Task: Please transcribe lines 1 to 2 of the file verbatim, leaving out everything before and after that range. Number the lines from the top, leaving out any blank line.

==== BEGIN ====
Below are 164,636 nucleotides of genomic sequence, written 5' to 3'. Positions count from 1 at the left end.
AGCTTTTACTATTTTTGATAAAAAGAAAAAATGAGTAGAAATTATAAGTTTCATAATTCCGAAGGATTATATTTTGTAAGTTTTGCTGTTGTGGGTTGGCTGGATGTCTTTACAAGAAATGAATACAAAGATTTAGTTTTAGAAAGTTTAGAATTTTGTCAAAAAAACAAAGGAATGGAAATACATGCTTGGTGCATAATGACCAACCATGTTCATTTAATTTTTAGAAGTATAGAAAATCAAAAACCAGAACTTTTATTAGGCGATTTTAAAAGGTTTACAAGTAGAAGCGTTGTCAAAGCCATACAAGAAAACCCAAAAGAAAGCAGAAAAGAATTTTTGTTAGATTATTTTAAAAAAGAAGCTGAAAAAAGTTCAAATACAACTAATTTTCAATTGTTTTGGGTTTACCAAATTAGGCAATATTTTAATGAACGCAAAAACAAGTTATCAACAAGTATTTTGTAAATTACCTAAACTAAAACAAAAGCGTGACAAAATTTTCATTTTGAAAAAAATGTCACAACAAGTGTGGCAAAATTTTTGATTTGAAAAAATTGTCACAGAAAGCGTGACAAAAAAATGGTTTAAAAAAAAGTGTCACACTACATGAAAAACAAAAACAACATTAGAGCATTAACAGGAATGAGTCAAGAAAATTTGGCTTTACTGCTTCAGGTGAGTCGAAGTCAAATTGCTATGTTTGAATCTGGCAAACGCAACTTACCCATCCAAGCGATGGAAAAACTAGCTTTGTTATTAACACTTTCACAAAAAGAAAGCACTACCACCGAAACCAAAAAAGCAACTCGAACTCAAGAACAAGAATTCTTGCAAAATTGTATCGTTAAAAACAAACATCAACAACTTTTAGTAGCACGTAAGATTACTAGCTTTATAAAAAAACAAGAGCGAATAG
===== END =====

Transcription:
Below are 164,636 nucleotides of genomic sequence, written 5' to 3'. Positions count from 1 at the left end.
AGCTTTTACTATTTTTGATAAAAAGAAAAAATGAGTAGAAATTATAAGTTTCATAATTCCGAAGGATTATATTTTGTAAGTTTTGCTGTTGTGGGTTGGCTGGATGTCTTTACAAGAAATGAATACAAAGATTTAGTTTTAGAAAGTTTAGAATTTTGTCAAAAAAACAAAGGAATGGAAATACATGCTTGGTGCATAATGACCAACCATGTTCATTTAATTTTTAGAAGTATAGAAAATCAAAAACCAGAACTTTTATTAGGCGATTTTAAAAGGTTTACAAGTAGAAGCGTTGTCAAAGCCATACAAGAAAACCCAAAAGAAAGCAGAAAAGAATTTTTGTTAGATTATTTTAAAAAAGAAGCTGAAAAAAGTTCAAATACAACTAATTTTCAATTGTTTTGGGTTTACCAAATTAGGCAATATTTTAATGAACGCAAAAACAAGTTATCAACAAGTATTTTGTAAATTACCTAAACTAAAACAAAAGCGTGACAAAATTTTCATTTTGAAAAAAATGTCACAACAAGTGTGGCAAAATTTTTGATTTGAAAAAATTGTCACAGAAAGCGTGACAAAAAAATGGTTTAAAAAAAAGTGTCACACTACATGAAAAACAAAAACAACATTAGAGCATTAACAGGAATGAGTCAAGAAAATTTGGCTTTACTGCTTCAGGTGAGTCGAAGTCAAATTGCTATGTTTGAATCTGGCAAACGCAACTTACCCATCCAAGCGATGGAAAAACTAGCTTTGTTATTAACACTTTCACAAAAAGAAAGCACTACCACCGAAACCAAAAAAGCAACTCGAACTCAAGAACAAGAATTCTTGCAAAATTGTATCGTTAAAAACAAACATCAACAACTTTTAGTAGCACGTAAGATTACTAGCTTTATAAAAAAACAAGAGCGAATAG